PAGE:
PBS will delve into America's health care crisis with the documentary "Money and Medicine" on Tuesday and Intermountain Medical is the star.
The Murray hospital and Intermountain Healthcare in general come off looking extraordinarily good in an hour that questions the way medicine is practiced in America.
"What's really interesting is when it's in the patient's interest to do one thing and the hospital's interest to do something quite different," said producer/director Roger Weisberg. "To Intermountain's great credit, rather than being driven by the financial incentives, I think they truly are driven by this striving for quality. And that has the result of bring costs down."
"Money and Medicine" (Tuesday, 7 p.m., KUED- Channel 7) features a comparison between Intermountain Medical and the Santa Monica-UCLA Medical Center, where costs can run twice as high. Nationally, yearly health costs per capita are $8,000; in Utah, that number is $3,000; at UCLA, it's $16,000.
Part of that is that Utah has a younger, healthier, population than the nation as a whole. "But also, the way you figured out how to organize and deliver health care here is very smart," said producer/director Roger Weisberg.
Led by chief quality officer Brent James, who features prominently in the documentary, Intermountain has worked to limit procedures and costs.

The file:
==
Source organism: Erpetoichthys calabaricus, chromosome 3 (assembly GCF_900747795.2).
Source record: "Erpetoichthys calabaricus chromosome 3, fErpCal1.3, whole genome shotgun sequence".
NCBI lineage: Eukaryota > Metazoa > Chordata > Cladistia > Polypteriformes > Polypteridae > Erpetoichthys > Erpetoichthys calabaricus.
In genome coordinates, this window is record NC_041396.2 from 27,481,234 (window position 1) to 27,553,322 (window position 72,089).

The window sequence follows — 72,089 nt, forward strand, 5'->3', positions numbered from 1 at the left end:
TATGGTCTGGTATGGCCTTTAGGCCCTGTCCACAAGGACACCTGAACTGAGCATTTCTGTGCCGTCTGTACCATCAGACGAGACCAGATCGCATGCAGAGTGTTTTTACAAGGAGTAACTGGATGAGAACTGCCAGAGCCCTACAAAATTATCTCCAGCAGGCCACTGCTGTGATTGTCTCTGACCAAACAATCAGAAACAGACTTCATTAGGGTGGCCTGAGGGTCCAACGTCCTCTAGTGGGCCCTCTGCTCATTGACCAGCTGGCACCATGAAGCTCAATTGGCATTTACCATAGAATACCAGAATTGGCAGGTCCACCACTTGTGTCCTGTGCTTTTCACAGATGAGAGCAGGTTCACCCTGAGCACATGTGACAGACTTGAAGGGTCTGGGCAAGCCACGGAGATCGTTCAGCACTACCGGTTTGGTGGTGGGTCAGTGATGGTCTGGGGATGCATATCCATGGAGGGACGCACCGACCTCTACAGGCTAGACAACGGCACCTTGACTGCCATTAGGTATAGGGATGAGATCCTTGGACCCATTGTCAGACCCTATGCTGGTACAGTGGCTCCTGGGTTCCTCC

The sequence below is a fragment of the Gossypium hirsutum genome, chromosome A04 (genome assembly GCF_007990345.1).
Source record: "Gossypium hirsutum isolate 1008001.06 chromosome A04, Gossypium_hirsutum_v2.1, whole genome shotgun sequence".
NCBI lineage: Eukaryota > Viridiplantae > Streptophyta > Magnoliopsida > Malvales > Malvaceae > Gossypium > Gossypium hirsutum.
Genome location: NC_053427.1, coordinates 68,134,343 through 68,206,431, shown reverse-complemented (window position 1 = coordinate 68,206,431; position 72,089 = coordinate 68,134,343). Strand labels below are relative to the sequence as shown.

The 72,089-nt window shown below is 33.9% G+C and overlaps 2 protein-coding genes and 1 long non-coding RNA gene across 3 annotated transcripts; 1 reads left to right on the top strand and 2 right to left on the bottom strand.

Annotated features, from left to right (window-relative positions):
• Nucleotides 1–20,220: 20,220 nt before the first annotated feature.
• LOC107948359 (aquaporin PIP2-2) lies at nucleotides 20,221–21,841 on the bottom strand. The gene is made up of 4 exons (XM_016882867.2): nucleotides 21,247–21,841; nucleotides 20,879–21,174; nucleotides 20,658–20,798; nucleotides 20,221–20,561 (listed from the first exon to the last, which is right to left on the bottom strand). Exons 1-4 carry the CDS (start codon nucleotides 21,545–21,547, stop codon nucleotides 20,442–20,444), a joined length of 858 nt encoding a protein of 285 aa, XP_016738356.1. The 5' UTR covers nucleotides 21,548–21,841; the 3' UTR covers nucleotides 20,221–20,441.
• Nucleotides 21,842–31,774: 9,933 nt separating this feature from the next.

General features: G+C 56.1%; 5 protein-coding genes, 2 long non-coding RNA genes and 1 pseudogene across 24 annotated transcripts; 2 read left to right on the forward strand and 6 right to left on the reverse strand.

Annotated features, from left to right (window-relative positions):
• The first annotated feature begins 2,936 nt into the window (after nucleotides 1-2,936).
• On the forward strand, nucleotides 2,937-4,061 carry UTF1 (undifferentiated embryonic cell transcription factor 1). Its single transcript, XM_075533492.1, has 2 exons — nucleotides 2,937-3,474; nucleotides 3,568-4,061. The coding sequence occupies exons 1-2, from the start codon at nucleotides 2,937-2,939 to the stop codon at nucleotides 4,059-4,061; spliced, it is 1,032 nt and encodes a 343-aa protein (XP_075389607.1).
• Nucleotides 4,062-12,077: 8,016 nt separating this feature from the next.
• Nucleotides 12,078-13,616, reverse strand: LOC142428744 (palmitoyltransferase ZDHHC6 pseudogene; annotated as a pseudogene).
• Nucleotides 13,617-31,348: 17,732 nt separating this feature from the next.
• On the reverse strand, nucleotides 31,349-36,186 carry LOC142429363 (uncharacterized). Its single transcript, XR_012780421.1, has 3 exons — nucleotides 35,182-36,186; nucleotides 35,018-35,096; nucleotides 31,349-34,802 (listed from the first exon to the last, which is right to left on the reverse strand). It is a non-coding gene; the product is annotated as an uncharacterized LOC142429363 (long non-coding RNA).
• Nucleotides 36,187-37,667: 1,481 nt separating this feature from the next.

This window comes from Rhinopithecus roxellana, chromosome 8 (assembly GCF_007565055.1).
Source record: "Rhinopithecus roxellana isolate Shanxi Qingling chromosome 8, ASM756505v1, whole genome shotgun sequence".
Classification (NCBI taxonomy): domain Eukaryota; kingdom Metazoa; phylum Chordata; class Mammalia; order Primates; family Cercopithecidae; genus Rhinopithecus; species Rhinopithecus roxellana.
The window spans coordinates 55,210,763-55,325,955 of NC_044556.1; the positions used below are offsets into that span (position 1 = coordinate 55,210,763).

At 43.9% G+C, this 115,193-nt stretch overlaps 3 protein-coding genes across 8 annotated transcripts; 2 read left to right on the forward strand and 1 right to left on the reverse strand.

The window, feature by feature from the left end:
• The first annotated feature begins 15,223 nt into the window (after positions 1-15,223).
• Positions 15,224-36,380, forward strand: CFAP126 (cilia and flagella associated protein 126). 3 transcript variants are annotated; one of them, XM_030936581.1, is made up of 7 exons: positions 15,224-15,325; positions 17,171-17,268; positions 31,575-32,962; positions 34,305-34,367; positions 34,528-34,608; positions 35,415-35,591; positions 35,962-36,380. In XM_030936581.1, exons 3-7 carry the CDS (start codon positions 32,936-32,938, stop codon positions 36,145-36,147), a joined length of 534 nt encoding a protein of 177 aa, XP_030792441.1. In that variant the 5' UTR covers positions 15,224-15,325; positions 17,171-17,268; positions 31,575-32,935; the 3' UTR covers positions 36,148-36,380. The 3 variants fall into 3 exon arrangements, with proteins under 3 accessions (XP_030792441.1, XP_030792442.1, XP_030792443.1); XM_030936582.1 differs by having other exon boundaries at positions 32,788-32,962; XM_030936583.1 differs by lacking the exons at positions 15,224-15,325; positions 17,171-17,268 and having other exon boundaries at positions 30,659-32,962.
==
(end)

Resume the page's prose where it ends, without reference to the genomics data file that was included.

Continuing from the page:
"I think they truly are driven by this striving for quality," Weisberg said. "And that brings costs down. But sometimes they're penalized for it because our reimbursement system rewards hospitals for doing more."
For example, the national average for cesarian section births is 34 percent; it's 20 percent at Intermountain, compared to 45 percent at UCLA.
"Oh, by the way, we were punished financially," said Brent James, Intermountain's cheif quality officer, who features prominently in the documentary. "We make more money when we do an unplanned C-section."
"Money and Medicine" features medical experts tossing off numbers and comparisons, yet also tackles medical issues through personal stories.
Family members struggle with decisions about whether to extend care for elderly patients who are never going to recover, and Weisberg explores the controversy surrounding mammograms. Research indicates that if you screen 2,000 women for 10 years, half will have false positives. Some will undergo surgery "that could kill them. And we're statistically saving one life," Weisberg said. "Yet if that's your wife that's a real dilemma."
Then there's prostate cancer screening, which "is the poster child for over-diagnosis," said Gilbert Welch, a professor at Dartmouth Medical School. "There's evidence we've treated about 1.3 million American men for a disease that was never going to bother them."
"Money and Medicine" speaks to major issues and also serves as a primer for patients on how to deal with their doctors.
"I hope to get people thinking about the big picture policy," Weisberg said. That's because American health care costs are the highest in the world, while the U.S. system ranks 37th overall.
"We're spending at least 50 percent more per capita than then next highest-spending country in the world. And these are the results we're getting. I hope patients come away saying, 'Oh my God, more health care is not necessarily better health care.' "
'Money and Medicine'
The one-hour documentary airs Tuesday, Sept. 25 at 7 p.m. on KUED-Channel 7.